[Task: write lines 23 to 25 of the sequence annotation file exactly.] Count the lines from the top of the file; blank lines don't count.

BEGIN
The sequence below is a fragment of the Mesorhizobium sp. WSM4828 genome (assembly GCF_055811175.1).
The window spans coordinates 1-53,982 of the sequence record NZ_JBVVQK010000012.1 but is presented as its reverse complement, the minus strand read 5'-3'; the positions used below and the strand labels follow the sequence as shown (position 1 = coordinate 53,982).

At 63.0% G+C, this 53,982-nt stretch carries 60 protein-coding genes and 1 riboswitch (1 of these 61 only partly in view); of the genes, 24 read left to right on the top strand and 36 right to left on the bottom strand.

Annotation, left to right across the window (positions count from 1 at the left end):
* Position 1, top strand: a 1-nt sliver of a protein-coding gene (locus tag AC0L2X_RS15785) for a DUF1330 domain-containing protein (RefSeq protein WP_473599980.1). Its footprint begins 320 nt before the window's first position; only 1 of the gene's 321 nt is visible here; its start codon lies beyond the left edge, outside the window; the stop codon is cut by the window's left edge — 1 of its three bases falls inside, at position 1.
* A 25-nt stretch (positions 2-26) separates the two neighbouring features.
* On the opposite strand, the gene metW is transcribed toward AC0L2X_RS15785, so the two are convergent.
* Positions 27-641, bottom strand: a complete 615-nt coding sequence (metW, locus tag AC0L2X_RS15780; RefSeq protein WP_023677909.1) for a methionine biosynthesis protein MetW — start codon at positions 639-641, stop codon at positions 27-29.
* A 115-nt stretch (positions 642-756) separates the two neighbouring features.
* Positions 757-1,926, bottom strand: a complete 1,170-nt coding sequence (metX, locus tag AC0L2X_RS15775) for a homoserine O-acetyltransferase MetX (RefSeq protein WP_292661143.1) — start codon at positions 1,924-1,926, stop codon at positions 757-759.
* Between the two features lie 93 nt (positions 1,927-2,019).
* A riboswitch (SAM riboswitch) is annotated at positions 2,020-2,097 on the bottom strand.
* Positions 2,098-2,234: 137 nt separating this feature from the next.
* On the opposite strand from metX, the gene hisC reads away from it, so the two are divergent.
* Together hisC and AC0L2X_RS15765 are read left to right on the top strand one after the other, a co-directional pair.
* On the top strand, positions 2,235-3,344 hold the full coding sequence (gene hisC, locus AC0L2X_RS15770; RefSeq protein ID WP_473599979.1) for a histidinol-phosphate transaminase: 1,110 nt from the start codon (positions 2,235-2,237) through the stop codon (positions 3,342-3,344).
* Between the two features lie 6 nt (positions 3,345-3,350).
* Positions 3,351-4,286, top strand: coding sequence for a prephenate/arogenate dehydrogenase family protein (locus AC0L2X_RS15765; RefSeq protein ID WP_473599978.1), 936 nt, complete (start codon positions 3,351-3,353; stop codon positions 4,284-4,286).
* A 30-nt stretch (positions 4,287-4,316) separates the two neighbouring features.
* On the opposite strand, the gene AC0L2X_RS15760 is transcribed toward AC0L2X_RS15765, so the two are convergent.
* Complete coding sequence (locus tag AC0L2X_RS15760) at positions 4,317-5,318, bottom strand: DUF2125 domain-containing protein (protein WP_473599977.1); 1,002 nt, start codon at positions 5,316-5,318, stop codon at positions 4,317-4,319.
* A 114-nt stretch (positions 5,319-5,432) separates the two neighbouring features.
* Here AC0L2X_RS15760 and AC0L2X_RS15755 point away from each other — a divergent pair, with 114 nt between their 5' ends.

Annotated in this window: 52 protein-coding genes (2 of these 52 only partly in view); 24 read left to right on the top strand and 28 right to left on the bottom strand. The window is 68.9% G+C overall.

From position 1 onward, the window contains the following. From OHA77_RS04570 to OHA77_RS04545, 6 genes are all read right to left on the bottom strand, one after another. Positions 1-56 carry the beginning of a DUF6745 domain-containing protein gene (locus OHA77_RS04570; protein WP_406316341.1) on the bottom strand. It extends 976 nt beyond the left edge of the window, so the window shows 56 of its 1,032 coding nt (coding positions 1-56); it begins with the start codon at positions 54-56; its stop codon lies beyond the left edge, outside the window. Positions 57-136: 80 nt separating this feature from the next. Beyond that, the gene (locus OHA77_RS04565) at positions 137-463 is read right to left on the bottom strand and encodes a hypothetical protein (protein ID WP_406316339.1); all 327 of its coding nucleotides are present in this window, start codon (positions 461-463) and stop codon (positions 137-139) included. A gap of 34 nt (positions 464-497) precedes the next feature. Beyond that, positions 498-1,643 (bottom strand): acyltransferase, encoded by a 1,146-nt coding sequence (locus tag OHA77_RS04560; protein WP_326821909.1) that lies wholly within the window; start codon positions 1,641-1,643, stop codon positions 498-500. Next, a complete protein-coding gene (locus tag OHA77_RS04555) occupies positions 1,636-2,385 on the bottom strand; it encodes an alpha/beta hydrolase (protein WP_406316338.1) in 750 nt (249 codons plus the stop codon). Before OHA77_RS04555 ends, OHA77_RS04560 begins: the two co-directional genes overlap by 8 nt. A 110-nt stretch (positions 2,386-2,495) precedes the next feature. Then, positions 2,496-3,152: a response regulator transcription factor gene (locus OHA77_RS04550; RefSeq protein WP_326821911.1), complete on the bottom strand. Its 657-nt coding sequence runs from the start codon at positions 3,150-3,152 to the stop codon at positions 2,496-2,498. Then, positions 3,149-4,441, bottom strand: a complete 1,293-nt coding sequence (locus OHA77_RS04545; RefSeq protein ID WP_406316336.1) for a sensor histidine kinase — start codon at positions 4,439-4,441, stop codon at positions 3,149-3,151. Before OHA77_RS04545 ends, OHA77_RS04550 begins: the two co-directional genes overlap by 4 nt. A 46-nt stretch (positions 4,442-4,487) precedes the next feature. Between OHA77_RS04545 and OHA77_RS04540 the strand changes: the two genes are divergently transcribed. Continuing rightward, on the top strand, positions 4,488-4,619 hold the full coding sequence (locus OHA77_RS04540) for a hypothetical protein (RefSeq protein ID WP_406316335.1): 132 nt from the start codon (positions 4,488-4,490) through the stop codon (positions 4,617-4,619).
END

* Here AC0L2X_RS15760 and AC0L2X_RS15755 point away from each other — a divergent pair, with 114 nt between their 5' ends.

Annotated in this window: 52 protein-coding genes (2 of these 52 only partly in view); 24 read left to right on the top strand and 28 right to left on the bottom strand. The window is 68.9% G+C overall.

From position 1 onward, the window contains the following. From OHA77_RS04570 to OHA77_RS04545, 6 genes are all read right to left on the bottom strand, one after another. Positions 1-56 carry the beginning of a DUF6745 domain-containing protein gene (locus OHA77_RS04570; protein WP_406316341.1) on the bottom strand. It extends 976 nt beyond the left edge of the window, so the window shows 56 of its 1,032 coding nt (coding positions 1-56); it begins with the start codon at positions 54-56; its stop codon lies beyond the left edge, outside the window. Positions 57-136: 80 nt separating this feature from the next. Beyond that, the gene (locus OHA77_RS04565) at positions 137-463 is read right to left on the bottom strand and encodes a hypothetical protein (protein ID WP_406316339.1); all 327 of its coding nucleotides are present in this window, start codon (positions 461-463) and stop codon (positions 137-139) included. A gap of 34 nt (positions 464-497) precedes the next feature. Beyond that, positions 498-1,643 (bottom strand): acyltransferase, encoded by a 1,146-nt coding sequence (locus tag OHA77_RS04560; protein WP_326821909.1) that lies wholly within the window; start codon positions 1,641-1,643, stop codon positions 498-500. Next, a complete protein-coding gene (locus tag OHA77_RS04555) occupies positions 1,636-2,385 on the bottom strand; it encodes an alpha/beta hydrolase (protein WP_406316338.1) in 750 nt (249 codons plus the stop codon). Before OHA77_RS04555 ends, OHA77_RS04560 begins: the two co-directional genes overlap by 8 nt. A 110-nt stretch (positions 2,386-2,495) precedes the next feature. Then, positions 2,496-3,152: a response regulator transcription factor gene (locus OHA77_RS04550; RefSeq protein WP_326821911.1), complete on the bottom strand. Its 657-nt coding sequence runs from the start codon at positions 3,150-3,152 to the stop codon at positions 2,496-2,498. Then, positions 3,149-4,441, bottom strand: a complete 1,293-nt coding sequence (locus OHA77_RS04545; RefSeq protein ID WP_406316336.1) for a sensor histidine kinase — start codon at positions 4,439-4,441, stop codon at positions 3,149-3,151. Before OHA77_RS04545 ends, OHA77_RS04550 begins: the two co-directional genes overlap by 4 nt. A 46-nt stretch (positions 4,442-4,487) precedes the next feature. Between OHA77_RS04545 and OHA77_RS04540 the strand changes: the two genes are divergently transcribed. Continuing rightward, on the top strand, positions 4,488-4,619 hold the full coding sequence (locus OHA77_RS04540) for a hypothetical protein (RefSeq protein ID WP_406316335.1): 132 nt from the start codon (positions 4,488-4,490) through the stop codon (positions 4,617-4,619).